As we pass noon on Monday, here in Redmond, we are happy to see that the Mywife.E worm (aka CME 24) turned out to be more hype than reality. Our product support departments (including calls to our free virus support line: 1-866-PCSafety) around the world are currently reporting low call volumes with respect to this issue and the few calls they did receive tended to be inquiries based on word-of-mouth vs. infected users. This is consistent with what most of our anti-malware partners are reporting. It is my hope that incidents like this don’t get too over-hyped in the future. As members of the security community, I believe we have the responsibility to provide our audience with accurate data that properly reflects the threat. What's interesting is that in this case, data from an unreliable source (a web counter essentially controlled by a malware author) was the primary data source to determine the level of threat to the world. I fear that too much hype in situations that end in false alarms ends up diluting the meaning of warnings for true worldwide threats. That's not to say that customers should not have been warned for this threat, but these notices should be based on fact and broadcast with the best interest of the audience in mind.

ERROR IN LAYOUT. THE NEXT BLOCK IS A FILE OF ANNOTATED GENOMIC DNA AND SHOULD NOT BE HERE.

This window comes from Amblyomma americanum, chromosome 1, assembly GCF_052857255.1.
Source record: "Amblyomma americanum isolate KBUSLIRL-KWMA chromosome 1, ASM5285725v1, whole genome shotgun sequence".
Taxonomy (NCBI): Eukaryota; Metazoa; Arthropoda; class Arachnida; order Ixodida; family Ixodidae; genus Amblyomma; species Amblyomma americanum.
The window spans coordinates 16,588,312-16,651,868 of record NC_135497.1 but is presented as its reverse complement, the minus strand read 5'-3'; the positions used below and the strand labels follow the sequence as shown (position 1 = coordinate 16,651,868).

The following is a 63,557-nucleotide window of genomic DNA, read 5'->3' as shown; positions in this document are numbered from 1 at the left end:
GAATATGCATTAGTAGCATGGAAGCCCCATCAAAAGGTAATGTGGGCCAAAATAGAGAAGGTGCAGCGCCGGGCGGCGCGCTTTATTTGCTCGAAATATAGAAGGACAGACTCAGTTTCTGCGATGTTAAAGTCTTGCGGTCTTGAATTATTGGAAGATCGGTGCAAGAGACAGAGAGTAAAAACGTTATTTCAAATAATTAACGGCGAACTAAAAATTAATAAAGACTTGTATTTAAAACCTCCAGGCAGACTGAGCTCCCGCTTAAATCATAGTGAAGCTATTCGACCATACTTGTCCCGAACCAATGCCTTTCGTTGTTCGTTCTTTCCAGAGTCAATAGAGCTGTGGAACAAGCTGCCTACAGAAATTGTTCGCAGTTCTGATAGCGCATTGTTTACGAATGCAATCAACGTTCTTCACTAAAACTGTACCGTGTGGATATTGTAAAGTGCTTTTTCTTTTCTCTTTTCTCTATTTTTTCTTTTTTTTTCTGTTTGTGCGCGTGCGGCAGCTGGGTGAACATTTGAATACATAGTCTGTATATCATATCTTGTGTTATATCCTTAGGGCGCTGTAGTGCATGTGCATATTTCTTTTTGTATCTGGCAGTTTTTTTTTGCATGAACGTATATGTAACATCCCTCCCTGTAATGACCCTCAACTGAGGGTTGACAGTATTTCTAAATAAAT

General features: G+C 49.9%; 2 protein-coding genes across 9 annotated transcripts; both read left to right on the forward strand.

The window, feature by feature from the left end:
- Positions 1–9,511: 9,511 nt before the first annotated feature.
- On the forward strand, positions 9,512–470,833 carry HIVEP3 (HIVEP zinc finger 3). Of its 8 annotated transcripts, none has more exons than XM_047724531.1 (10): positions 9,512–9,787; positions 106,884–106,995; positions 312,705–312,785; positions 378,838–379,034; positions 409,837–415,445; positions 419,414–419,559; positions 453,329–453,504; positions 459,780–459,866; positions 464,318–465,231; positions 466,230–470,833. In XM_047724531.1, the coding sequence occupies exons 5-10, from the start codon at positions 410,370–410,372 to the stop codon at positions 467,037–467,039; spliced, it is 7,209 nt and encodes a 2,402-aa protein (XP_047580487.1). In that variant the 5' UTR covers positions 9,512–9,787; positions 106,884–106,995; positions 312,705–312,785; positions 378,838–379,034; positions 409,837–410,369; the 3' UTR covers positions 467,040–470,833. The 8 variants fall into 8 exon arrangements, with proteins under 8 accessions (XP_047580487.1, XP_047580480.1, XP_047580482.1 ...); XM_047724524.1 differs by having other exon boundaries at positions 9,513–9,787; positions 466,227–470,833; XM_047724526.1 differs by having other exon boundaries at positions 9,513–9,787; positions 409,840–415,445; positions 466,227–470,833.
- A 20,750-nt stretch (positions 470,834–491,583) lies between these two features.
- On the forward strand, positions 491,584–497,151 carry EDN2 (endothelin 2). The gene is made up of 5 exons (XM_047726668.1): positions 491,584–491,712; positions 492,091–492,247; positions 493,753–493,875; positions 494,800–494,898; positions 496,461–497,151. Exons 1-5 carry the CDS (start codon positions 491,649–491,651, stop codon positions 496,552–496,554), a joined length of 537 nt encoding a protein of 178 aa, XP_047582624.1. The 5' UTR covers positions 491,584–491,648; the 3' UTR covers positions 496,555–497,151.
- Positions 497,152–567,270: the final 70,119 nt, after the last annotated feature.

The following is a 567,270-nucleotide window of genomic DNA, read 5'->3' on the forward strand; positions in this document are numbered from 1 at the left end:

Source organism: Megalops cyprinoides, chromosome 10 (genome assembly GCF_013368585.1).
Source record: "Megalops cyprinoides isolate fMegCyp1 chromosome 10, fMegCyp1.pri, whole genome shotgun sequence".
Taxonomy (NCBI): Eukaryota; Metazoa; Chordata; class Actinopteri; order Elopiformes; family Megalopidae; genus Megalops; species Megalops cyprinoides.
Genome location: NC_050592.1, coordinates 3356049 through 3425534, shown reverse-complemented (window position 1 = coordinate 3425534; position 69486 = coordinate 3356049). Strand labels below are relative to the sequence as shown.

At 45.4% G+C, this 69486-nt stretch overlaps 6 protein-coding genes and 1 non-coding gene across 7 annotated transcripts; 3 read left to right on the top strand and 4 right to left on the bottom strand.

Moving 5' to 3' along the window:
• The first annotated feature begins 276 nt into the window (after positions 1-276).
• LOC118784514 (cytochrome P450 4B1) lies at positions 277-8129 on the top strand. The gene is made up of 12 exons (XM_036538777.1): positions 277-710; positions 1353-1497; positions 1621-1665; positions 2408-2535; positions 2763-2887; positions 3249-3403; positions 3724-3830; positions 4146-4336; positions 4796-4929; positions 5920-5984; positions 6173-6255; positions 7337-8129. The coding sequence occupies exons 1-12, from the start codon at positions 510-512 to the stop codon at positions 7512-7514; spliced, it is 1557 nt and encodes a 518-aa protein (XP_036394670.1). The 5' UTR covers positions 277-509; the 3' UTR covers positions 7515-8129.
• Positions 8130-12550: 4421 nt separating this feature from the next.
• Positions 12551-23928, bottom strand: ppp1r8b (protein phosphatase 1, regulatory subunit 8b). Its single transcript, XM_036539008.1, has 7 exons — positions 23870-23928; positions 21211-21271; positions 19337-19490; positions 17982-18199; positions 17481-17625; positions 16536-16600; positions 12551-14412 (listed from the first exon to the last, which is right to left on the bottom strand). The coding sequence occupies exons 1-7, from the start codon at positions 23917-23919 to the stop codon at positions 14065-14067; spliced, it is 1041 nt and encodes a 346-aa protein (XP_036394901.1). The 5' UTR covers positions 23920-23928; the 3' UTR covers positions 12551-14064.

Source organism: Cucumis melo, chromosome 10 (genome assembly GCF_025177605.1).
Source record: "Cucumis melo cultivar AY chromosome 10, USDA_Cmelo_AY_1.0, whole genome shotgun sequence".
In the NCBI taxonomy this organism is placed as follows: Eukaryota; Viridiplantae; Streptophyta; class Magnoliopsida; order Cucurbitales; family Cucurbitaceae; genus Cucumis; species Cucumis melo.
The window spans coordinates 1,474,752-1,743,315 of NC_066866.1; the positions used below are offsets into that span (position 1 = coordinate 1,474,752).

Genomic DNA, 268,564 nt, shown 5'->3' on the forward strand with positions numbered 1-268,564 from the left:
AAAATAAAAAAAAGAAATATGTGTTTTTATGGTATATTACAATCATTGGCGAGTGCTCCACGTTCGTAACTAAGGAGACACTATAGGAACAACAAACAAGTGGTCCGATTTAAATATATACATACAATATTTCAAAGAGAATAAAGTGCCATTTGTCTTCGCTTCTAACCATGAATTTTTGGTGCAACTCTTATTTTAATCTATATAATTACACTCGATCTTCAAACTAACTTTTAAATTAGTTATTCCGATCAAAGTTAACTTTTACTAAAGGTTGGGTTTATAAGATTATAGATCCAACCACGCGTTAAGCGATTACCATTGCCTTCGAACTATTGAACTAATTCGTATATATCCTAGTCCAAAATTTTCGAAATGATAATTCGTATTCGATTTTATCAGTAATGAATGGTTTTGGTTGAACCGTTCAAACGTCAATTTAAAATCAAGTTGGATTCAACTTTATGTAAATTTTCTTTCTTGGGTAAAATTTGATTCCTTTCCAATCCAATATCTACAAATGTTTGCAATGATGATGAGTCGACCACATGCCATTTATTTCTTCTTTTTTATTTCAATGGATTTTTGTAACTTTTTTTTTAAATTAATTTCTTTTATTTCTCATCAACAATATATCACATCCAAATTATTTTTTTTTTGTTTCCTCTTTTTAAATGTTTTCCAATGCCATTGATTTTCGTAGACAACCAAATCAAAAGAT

------------------------------------------------------------Matt BravermanProgram ManagerAnti-Malware Technology TeamMicrosoft Corporation
Team Blog: http://blogs.technet.com/antimalware
Maybe we should require future viruses to sign their counter increment request?
Hype is good and bad - who's to say that it didn't increase the number of people updating their virus scanners, or running any of a number of independently-developed scanning tools for just this virus?
When Y2K came and went with nary a whimper, the conventional wisdom held that the problem never existed. As someone who spent some significant time investigating potential Y2K problems and fixing them before anyone saw them, I know better.
A self-defeating prophecy is often a really good thing.
MS genuinely surprised 250,000 unique systems infected with Alcan.B